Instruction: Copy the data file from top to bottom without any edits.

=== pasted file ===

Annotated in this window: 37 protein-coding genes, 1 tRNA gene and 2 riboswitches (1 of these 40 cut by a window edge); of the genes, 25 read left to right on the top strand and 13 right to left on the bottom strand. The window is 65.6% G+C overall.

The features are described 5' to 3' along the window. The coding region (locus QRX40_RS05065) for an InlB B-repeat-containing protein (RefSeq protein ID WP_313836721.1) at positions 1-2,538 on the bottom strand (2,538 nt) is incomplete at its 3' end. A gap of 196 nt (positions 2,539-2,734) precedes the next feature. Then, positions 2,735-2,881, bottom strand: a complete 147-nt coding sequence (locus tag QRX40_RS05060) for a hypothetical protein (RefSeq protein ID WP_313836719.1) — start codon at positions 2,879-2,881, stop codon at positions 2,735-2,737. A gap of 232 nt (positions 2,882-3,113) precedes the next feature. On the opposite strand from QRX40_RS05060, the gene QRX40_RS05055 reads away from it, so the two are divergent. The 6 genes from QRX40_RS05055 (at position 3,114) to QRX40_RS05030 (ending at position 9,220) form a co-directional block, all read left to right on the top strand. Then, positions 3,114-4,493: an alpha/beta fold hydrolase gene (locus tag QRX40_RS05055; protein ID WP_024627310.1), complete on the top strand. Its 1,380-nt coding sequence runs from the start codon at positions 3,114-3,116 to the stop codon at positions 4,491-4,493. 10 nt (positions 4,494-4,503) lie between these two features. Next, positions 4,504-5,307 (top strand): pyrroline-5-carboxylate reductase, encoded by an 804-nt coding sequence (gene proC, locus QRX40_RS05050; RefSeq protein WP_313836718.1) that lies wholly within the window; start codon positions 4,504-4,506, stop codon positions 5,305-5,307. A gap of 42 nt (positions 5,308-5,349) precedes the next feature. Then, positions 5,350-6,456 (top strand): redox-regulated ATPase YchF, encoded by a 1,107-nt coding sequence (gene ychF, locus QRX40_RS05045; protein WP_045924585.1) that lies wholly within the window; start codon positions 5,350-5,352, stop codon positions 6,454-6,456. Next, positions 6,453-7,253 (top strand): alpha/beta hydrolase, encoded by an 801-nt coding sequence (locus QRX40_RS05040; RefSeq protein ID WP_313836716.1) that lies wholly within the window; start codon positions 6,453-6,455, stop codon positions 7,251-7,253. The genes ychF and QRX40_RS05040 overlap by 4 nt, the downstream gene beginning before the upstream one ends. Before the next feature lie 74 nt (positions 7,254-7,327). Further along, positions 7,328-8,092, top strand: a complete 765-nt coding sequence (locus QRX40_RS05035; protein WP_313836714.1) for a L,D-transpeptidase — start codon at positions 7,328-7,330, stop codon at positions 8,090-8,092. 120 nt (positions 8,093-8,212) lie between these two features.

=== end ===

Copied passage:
Annotated in this window: 37 protein-coding genes, 1 tRNA gene and 2 riboswitches (1 of these 40 cut by a window edge); of the genes, 25 read left to right on the top strand and 13 right to left on the bottom strand. The window is 65.6% G+C overall.

The features are described 5' to 3' along the window. The coding region (locus QRX40_RS05065) for an InlB B-repeat-containing protein (RefSeq protein ID WP_313836721.1) at positions 1-2,538 on the bottom strand (2,538 nt) is incomplete at its 3' end. A gap of 196 nt (positions 2,539-2,734) precedes the next feature. Then, positions 2,735-2,881, bottom strand: a complete 147-nt coding sequence (locus tag QRX40_RS05060) for a hypothetical protein (RefSeq protein ID WP_313836719.1) — start codon at positions 2,879-2,881, stop codon at positions 2,735-2,737. A gap of 232 nt (positions 2,882-3,113) precedes the next feature. On the opposite strand from QRX40_RS05060, the gene QRX40_RS05055 reads away from it, so the two are divergent. The 6 genes from QRX40_RS05055 (at position 3,114) to QRX40_RS05030 (ending at position 9,220) form a co-directional block, all read left to right on the top strand. Then, positions 3,114-4,493: an alpha/beta fold hydrolase gene (locus tag QRX40_RS05055; protein ID WP_024627310.1), complete on the top strand. Its 1,380-nt coding sequence runs from the start codon at positions 3,114-3,116 to the stop codon at positions 4,491-4,493. 10 nt (positions 4,494-4,503) lie between these two features. Next, positions 4,504-5,307 (top strand): pyrroline-5-carboxylate reductase, encoded by an 804-nt coding sequence (gene proC, locus QRX40_RS05050; RefSeq protein WP_313836718.1) that lies wholly within the window; start codon positions 4,504-4,506, stop codon positions 5,305-5,307. A gap of 42 nt (positions 5,308-5,349) precedes the next feature. Then, positions 5,350-6,456 (top strand): redox-regulated ATPase YchF, encoded by a 1,107-nt coding sequence (gene ychF, locus QRX40_RS05045; protein WP_045924585.1) that lies wholly within the window; start codon positions 5,350-5,352, stop codon positions 6,454-6,456. Next, positions 6,453-7,253 (top strand): alpha/beta hydrolase, encoded by an 801-nt coding sequence (locus QRX40_RS05040; RefSeq protein ID WP_313836716.1) that lies wholly within the window; start codon positions 6,453-6,455, stop codon positions 7,251-7,253. The genes ychF and QRX40_RS05040 overlap by 4 nt, the downstream gene beginning before the upstream one ends. Before the next feature lie 74 nt (positions 7,254-7,327). Further along, positions 7,328-8,092, top strand: a complete 765-nt coding sequence (locus QRX40_RS05035; protein WP_313836714.1) for a L,D-transpeptidase — start codon at positions 7,328-7,330, stop codon at positions 8,090-8,092. 120 nt (positions 8,093-8,212) lie between these two features.